A Teen Was Accidentally Shot And Killed As Deputies Tried To Stop A Dog Attack

Armando Garcia was walking out from behind an apartment building when a deputy's bullet ricochetted off the ground, striking him in the chest.

Armando Garcia was hanging out at a friend's apartment listening to music early Thursday morning when the dog started barking.

Los Angeles County Sheriff's deputies soon responded to reports of "loud music" from the Palmdale, California, apartment complex at around 3:40 a.m. When deputies arrived, an aggressive pit bull charged from the darkness and bit one of them in the knee.

Armando, a 17-year-old high school student, came out from behind the apartment and pulled the dog back around a corner to the rear of the building, the sheriff's department said.

While waiting for paramedics to arrive to aid the injured deputy, the pit bull re-emerged and charged at them again. The deputies opened fire, striking the dog from about five to seven feet away. The wounded animal then scuttled back to a carport area and deputies followed it to try and corral the dog. That's when they found Armando.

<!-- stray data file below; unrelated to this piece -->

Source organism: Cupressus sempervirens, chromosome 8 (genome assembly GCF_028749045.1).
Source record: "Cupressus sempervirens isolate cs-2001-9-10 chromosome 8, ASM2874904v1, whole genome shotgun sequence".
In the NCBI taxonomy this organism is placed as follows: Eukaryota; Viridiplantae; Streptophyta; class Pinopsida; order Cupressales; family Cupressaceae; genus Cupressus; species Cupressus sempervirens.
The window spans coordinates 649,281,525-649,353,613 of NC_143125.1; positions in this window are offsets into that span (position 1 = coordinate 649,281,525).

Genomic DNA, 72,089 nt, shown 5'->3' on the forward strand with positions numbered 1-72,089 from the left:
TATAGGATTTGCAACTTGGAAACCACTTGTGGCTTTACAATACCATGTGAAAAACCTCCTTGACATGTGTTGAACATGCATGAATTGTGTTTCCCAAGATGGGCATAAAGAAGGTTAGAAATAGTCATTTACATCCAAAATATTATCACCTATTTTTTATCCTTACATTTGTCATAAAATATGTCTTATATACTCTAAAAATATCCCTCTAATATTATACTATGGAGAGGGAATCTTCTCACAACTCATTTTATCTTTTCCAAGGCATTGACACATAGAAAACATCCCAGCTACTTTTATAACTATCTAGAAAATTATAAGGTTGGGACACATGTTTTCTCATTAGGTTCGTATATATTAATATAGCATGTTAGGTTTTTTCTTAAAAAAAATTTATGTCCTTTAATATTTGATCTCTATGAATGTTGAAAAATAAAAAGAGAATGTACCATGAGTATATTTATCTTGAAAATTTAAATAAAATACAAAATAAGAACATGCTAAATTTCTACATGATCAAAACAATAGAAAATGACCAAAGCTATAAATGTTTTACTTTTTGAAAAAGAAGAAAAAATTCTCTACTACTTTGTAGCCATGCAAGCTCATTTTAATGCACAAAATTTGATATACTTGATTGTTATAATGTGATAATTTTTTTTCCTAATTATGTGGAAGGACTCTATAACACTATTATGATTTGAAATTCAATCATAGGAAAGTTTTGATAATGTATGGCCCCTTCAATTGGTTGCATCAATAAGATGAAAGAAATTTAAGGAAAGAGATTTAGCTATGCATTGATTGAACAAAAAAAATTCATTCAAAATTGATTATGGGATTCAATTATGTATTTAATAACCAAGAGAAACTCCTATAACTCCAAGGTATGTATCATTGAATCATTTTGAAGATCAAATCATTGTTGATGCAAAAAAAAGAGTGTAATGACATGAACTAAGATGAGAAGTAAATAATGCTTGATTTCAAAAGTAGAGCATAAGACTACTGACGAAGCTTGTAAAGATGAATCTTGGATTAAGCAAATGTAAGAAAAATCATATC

The teen was lying on the ground in the dark with a gunshot wound to the chest.

“He may have been struck by one of the skip rounds in what we’re calling an extremely, extremely unfortunate incident,” said LASD Capt. Christopher Bergner. “Our initial impression was [the deputies] didn’t even see the individual coming around from the side of the building.”

Armando later died at a local hospital.

The deputy who was bitten by the dog was also hit by a bullet fragment to his right leg and is in stable condition.

Amber Alcantar, Garcia’s aunt, told the Los Angeles Times that her nephew was shot while trying to stop the pit bull from attacking deputies a second time.

The soon-to-be senior had recently transferred to R. Rex Parris High School "to get his credits up so he could graduate high school," Genevie Escobar, Armando's ex-girlfriend and one of his best friends, told BuzzFeed News.

"He had started out bad but he wanted to change his life around," she said, explaining how Armando struggled inside and out of school because "he didn't come from a great family and didn't have a role model to look up to."

Armando always stayed positive and "loved to make people happy," by goofing around and doing impressions, she said. He was outgoing and believed everything happened for a reason.

The 17-year-old, who had a younger sister and two brothers, had recently moved back home and was seeking a job to help support them and his mother, who was raising the children on her own.

"She can't talk because all she can do is cry," Genevie said. "This didn't have to be the way he had to leave."